Source: Anadarko Petroleum 

Oil stocks are getting hammered as plunging crude oil prices take a bite out of stock prices. Just look at the one-week chart of independent oil and gas producers Cimarex Energy (NYSE:XEC)EOG Resources (NYSE:EOG)Anadarko Petroleum (NYSE:APC)Newfield Exploration (NYSE:NFX), and Pioneer Natural Resources (NYSE:PXD)

XEC Price Chart

XEC Price data by YCharts

These five oil stocks were among the worst-performing stocks on the S&P 500 on Monday. The shellacking came after the price of global crude oil benchmark Brent slipped below $100 per barrel for the first time in over a year amid worries that Chinese demand is growing slower than expected.

With these oil stocks now seemingly on sale, is now the time to buy?

Don't act surprised
First of all, we shouldn't be surprised to see oil stocks fall alongside oil prices. There's almost a direct correlation between the two, as this next chart shows.

Brent Crude Oil Spot Price Chart

Brent Crude Oil Spot Price data by YCharts.

I recently pointed out this correlation in a series of articles covering some of America's top independent oil and gas companies, including EOG Resources and Pioneer Natural Resources. I specifically pointed out that leverage to oil could cause EOG Resources' stock price to fall if oil prices plunged, while also noting that falling oil prices were one of three reasons why Pioneer Natural Resources' stock could lose value. However, I concluded in both articles that lower petroleum prices could offer a buying opportunity for these stocks.

The opportunity
There are three reasons that reduced oil prices could be a buying opportunity for oil stocks. First, these companies are sitting on an enormous amount of oil and gas that can be extracted profitably even if oil prices fall further. For example, Pioneer Natural Resources believes it is sitting on one of the biggest oil fields ever discovered in the U.S., and that its position holds upward of 10 billion barrels of oil and gas. EOG Resources, Anadarko Petroleum, Cimerex Energy, and Newfield Exploration are similarly optimistic about their opportunities. These enormous resources, along with the high margins from shale drilling, mean oil companies should profit even if oil prices move lower.

That being said, oil prices might not have much farther to fall. Companies are already beginning to cut back investment in new oil growth projects around the world. This comes after the industry found itself drowning in high-cost projects. That's a problem because the cheap oil is gone, so oil companies need higher oil prices in order to earn sufficient returns on new projects. Deepwater driller Seadrill (NYSE:SDRL) recently noted that this scenario is similar to that experienced in 2002 and 2003, when oil companies had limited free cash flow to develop new reserves. Companies at that time underinvested in oil growth projects and supplies fell, which caused oil prices to rise again. Assuming Seadrill's correlation is valid, this would appear to foreshadow a future spike in oil prices.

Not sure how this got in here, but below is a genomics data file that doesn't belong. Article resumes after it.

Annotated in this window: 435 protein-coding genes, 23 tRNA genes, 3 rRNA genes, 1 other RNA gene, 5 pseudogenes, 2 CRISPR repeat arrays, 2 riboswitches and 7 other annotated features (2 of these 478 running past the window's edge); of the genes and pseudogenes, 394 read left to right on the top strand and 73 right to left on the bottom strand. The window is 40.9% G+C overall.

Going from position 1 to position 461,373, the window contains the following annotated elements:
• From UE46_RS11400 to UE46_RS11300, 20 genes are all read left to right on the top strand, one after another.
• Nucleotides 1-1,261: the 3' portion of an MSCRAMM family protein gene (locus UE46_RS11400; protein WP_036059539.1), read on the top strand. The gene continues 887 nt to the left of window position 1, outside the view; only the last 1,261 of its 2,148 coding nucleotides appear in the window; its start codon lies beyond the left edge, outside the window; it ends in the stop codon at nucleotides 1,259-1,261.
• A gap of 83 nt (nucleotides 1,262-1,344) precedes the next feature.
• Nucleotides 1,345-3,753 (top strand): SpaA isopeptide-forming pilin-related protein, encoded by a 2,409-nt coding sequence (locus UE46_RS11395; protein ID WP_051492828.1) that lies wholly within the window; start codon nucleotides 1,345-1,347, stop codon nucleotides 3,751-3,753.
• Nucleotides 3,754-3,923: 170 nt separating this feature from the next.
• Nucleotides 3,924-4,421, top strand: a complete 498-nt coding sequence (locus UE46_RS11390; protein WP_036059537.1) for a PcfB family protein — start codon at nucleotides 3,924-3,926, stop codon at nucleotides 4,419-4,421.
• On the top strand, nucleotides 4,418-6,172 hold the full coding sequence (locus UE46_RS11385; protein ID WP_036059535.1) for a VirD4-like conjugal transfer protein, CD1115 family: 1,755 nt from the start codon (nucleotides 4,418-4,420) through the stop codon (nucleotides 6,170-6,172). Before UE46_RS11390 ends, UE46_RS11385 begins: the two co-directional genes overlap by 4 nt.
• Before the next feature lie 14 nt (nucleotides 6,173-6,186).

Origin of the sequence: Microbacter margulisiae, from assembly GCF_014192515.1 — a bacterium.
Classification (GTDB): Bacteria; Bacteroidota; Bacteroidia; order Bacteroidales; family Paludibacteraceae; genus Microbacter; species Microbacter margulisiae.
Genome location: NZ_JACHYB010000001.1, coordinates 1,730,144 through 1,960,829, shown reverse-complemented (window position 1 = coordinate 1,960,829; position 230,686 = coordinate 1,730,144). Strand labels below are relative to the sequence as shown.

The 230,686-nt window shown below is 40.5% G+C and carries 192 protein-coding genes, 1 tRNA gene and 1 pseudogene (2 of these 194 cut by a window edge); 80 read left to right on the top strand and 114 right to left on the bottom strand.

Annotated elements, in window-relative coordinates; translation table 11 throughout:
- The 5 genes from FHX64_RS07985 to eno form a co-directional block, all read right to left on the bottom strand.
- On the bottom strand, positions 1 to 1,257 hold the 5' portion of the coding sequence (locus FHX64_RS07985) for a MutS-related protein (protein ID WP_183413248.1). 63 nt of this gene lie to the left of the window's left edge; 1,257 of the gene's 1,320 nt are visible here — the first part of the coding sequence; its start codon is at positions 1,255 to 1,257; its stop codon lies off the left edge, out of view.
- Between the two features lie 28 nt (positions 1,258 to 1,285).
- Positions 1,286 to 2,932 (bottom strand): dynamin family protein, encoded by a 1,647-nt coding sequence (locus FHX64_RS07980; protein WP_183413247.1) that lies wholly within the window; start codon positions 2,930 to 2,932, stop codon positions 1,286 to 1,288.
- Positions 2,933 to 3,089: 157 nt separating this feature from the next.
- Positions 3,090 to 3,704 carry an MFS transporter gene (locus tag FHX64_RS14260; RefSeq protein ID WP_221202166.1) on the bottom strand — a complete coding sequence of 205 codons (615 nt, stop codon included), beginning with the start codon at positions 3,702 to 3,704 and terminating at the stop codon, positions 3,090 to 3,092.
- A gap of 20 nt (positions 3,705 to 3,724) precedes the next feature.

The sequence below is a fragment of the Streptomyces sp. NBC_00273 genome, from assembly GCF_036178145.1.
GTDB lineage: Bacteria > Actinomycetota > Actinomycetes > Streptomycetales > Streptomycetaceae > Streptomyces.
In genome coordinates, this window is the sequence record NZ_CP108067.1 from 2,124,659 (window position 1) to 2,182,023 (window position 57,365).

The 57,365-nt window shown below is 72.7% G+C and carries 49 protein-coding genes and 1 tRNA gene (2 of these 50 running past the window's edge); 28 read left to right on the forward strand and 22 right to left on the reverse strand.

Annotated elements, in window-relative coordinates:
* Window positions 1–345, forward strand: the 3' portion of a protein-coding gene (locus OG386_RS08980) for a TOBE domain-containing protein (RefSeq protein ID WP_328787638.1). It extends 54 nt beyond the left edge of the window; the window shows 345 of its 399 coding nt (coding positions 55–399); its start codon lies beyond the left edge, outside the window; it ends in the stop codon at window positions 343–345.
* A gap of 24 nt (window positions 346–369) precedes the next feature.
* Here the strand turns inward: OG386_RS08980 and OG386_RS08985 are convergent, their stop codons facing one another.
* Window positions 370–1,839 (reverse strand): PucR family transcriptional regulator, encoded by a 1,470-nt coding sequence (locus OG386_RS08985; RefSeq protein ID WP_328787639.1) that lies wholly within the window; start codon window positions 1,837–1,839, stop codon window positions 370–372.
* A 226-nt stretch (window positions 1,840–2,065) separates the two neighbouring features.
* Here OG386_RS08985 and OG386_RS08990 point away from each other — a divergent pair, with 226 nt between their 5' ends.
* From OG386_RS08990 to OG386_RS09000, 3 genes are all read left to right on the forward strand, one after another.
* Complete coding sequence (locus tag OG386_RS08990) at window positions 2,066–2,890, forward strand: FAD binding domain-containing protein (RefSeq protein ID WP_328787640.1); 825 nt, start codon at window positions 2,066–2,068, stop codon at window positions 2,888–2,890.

Source: Newfield Exploration. 

The last reason falling oil prices could be a buying opportunity for oil stocks is that there is very compelling data that suggest petroleum consumption should rise in the future. ExxonMobil's (NYSE:XOM) 2014 outlook for energy projected global energy demand rising 35% by 2040. While the company said it sees much future growth for renewable energy and natural gas, it anticipates oil will provide the largest share of global energy in 2040. Emerging economies in Asia-Pacific are expected to account for 65% of the global demand increase. A big driver of this increase will be transportation fuels, which are expected to see demand surge 40%, largely driven by diesel due to increased commercial activity. Needless to say, this fuels a bullish thesis for future oil prices. 

Investor takeaway
While oil prices could certainly have farther to fall in the shorter term, the long-term outlook suggests they could easily head higher at some point. This indicates the sell-off in oil stocks could be a buying opportunity, especially if their prices continue to drop in lockstep with lower oil prices. That's why investors should begin to at least make a watchlist of oil stocks they'd like to buy, as these companies are sitting on enormous oil reserves that have the potential to deliver a lot of value over the long term. 

This article represents the opinion of the writer, who may disagree with the “official” recommendation position of a Motley Fool premium advisory service. We’re motley! Questioning an investing thesis -- even one of our own -- helps us all think critically about investing and make decisions that help us become smarter, happier, and richer.